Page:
Top 5 Off the Beaten Path Attractions in Los Angeles
So you’ve seen the obvious — Hollywood, Beverly Hills, Santa Monica. But what else can you do here in LA? What are some of the sights that don’t attract hoards of tourists and that the locals in Los Angeles love to do? Here are some sights that have a big payoff beyond the normal tourist stops:
1. Old Town Pasadena
Colorado Street between Pasadena Avenue and Arroyo Parkway, Pasadena
First settled in the 1870s, Old Town is a prime example of revitalization of an old city center to create a charming shopping and dining experience. The buildings are mostly Spanish Colonial Revival and Art Deco, reflecting the golden age of Los Angeles architecture. After a $70 million facelift in the 1990s, Old Town is now the most vibrant shopping area east of L.A. Prime shops including Tiffany, Apple, and Banana Republic stand side by side with many upscale eateries and lots of pedestrian traffic. It’s a great place to shop, eat, and people watch amongst beautiful and charming architecture.
2. Hollywood Forever Cemetery
6000 Santa Monica Blvd, Los Angeles
Stroll among the legends of Hollywood history and imagine how death really makes us equal. There are no velvet ropes to stop you from walking right up to the graves of Douglas Fairbanks, Cecil DeMille, Fay Wray, Rudolph Valentino, Bugsy Seigel and Johnny Ramone. It’s also one of the more interesting cemeteries you’ll see, with the rich and famous of yesteryear attempting to out-do each other for eternity with elaborate headstones and mausoleums.
Sunset Boulevard between Vrigil Avenue and Alvarado Street
Once the home of gang-bangers of the latin variety, Silverlake in the last 20 years has undergone a hipster gentrification. What was once run-down laundromats is now cool cafes, restaurants, and thrift shops. For the uninitiated, the easiest way to explore Silverlake is to visit Sunset Boulevard between Vrigil Avenue and Alvarado Street. This is a place where you can see where young Angelenos write their screenplays and take acting classes — without throngs of tourists blocking the sidewalk. It’s also a place where you might spot a celebrity — you have a much better chance here than in Hollywood. Grab a coffee at the beloved Intelligentsia and people watch the famous or destined to be famous while taking break from shopping the trendy boutiques.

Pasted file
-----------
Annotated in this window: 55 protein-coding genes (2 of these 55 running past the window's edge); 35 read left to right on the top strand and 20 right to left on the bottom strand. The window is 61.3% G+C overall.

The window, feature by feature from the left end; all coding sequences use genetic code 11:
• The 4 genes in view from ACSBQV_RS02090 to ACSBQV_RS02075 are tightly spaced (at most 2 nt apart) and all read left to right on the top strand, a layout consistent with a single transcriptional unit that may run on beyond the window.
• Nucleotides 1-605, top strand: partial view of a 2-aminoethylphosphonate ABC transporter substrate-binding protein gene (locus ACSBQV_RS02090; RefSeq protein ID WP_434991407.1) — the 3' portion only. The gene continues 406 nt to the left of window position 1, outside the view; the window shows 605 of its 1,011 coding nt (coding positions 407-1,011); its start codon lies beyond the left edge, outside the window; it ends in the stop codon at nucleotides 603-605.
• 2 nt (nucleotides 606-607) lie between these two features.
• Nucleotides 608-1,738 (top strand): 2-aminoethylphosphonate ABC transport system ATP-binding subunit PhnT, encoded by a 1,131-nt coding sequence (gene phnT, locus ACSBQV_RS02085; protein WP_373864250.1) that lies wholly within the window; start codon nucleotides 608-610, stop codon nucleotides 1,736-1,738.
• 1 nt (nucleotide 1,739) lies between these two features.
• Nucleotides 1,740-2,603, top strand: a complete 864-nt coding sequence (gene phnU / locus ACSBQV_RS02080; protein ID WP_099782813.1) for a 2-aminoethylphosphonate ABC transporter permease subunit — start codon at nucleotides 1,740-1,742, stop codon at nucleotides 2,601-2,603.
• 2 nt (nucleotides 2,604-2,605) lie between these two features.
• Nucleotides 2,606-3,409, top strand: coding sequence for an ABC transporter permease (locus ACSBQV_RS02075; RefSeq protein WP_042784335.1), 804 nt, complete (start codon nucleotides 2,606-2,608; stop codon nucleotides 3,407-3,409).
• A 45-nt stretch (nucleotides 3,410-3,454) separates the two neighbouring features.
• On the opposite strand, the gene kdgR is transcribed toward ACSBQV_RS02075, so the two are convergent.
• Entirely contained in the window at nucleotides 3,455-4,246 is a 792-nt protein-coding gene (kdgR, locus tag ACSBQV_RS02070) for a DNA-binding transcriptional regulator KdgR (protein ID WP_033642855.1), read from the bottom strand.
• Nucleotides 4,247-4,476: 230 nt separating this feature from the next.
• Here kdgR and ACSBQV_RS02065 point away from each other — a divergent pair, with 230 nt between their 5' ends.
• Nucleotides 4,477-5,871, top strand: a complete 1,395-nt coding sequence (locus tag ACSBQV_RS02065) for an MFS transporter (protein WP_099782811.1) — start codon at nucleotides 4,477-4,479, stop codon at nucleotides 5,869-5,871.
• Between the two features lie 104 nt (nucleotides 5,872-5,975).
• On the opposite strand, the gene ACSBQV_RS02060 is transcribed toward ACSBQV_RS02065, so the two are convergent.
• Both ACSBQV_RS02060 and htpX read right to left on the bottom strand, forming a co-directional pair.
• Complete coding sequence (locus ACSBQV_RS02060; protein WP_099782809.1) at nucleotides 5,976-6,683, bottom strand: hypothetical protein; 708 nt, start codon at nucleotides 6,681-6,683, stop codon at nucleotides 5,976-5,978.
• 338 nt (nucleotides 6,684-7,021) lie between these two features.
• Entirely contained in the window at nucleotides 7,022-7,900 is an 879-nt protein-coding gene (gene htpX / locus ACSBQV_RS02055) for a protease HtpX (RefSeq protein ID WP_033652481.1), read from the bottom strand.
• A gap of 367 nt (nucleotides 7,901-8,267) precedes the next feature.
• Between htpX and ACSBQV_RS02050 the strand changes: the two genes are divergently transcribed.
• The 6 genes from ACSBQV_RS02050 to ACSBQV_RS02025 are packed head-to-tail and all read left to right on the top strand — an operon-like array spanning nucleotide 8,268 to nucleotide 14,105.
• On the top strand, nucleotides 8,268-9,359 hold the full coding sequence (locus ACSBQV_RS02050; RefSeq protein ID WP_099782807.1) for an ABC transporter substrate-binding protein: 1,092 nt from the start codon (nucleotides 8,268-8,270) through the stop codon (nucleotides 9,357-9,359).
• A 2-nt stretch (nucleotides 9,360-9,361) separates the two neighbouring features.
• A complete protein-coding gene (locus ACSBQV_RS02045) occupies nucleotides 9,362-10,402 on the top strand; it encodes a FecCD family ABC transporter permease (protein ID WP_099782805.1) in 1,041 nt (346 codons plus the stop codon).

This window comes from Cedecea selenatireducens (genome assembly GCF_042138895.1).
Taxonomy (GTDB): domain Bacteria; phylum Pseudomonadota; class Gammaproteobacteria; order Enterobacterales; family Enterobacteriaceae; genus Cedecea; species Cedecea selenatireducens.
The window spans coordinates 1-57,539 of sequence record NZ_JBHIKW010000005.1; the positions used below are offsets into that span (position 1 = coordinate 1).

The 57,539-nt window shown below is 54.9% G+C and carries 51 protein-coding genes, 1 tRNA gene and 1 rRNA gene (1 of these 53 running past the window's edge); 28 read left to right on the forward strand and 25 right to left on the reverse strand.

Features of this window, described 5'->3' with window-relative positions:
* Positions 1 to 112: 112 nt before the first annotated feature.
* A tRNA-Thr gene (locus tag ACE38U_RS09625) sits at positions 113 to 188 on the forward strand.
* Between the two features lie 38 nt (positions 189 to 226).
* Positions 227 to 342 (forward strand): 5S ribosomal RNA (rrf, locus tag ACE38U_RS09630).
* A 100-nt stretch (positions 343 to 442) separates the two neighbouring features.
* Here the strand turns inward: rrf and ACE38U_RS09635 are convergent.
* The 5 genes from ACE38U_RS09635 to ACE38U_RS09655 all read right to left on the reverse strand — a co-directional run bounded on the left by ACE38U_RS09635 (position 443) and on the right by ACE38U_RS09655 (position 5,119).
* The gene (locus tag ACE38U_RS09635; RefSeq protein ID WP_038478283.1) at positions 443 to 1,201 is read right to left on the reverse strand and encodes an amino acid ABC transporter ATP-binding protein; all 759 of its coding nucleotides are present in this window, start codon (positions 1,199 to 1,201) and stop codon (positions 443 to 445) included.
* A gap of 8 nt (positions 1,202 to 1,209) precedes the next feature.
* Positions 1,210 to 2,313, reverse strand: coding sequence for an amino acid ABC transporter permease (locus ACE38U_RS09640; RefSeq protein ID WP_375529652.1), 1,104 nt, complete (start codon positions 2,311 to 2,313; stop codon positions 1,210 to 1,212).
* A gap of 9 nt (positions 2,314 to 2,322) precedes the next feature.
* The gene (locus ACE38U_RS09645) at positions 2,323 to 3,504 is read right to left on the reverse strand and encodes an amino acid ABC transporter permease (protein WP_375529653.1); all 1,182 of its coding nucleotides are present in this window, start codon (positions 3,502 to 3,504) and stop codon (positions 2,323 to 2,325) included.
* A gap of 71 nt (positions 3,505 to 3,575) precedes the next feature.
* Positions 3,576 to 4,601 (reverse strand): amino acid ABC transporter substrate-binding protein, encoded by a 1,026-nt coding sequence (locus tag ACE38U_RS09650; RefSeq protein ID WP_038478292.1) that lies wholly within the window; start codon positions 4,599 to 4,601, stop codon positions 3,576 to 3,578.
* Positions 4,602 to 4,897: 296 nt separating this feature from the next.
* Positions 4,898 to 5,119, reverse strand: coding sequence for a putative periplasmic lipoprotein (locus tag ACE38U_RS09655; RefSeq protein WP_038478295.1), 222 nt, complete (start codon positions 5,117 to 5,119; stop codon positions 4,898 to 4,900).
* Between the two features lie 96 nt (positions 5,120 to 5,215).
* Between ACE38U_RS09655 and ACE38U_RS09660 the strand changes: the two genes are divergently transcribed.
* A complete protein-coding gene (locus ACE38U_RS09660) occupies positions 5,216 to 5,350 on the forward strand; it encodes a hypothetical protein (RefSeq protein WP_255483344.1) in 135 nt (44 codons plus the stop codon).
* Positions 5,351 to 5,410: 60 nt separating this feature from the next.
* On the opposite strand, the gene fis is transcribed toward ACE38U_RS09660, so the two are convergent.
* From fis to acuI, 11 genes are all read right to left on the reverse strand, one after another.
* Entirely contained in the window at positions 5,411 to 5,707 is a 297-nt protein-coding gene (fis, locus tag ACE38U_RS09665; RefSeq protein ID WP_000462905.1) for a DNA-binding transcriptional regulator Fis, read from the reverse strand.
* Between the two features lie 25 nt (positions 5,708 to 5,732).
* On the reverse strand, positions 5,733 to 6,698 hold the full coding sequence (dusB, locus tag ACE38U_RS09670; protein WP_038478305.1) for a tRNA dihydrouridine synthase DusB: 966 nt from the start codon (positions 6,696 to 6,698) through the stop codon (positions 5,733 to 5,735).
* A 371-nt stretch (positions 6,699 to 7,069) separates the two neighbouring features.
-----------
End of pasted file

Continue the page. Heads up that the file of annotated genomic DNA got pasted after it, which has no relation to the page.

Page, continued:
4. Watts Towers
1727 East 107th Street, Los Angeles
Built by Italian immigrant Simon Rodia over 33 years, Watts Towers is a series of sculptures constructed of steel and mortar and embellished with whatever Rodia could find — mosaic tiles, soda pop bottles, shells, you name it. The towers rise to 99 1/2 feet, the city limit for structures.
It’s also a great excuse to venture down into South Central LA’s Watts neighborhood, which is infamous for the riots in 1965 and still a place where Los Angeles’s less privileged live, although now the African American community is sprinkled with Latin immigrants over the last 20 years.
5. Angeles Crest Highway
California State Highway 2 north of Foothill Boulevard in La Canada
Escape the city remarkably easily on this scenic drive through Angeles National Forest. It often surprises visitors to Los Angeles how easily you can go from bustling metropolis to serene mountains almost in an instant. This is owe of those places — turn off Foothill Boulevard in La Canada and suddenly you are ascending the San Gabriel Mountains, and after just one turn there’s no city in sight. The highway ribbons through mountain passes along sheer drops to the valleys below. Enjoy watching the maniacs on motorcycles as they lean into these treacherous turns up and down the mountains.
Find a parking spot among the motorcycles at Newcombs Ranch restaurant on the side of the road for a rustic mountain meal. Stop at Switzer falls for a fun hike with the locals. Or just drive aimlessly and stop for the many photo opportunities. If you come in winter, you’ll get to frolic and that substance many Angelenos have only heard about — snow!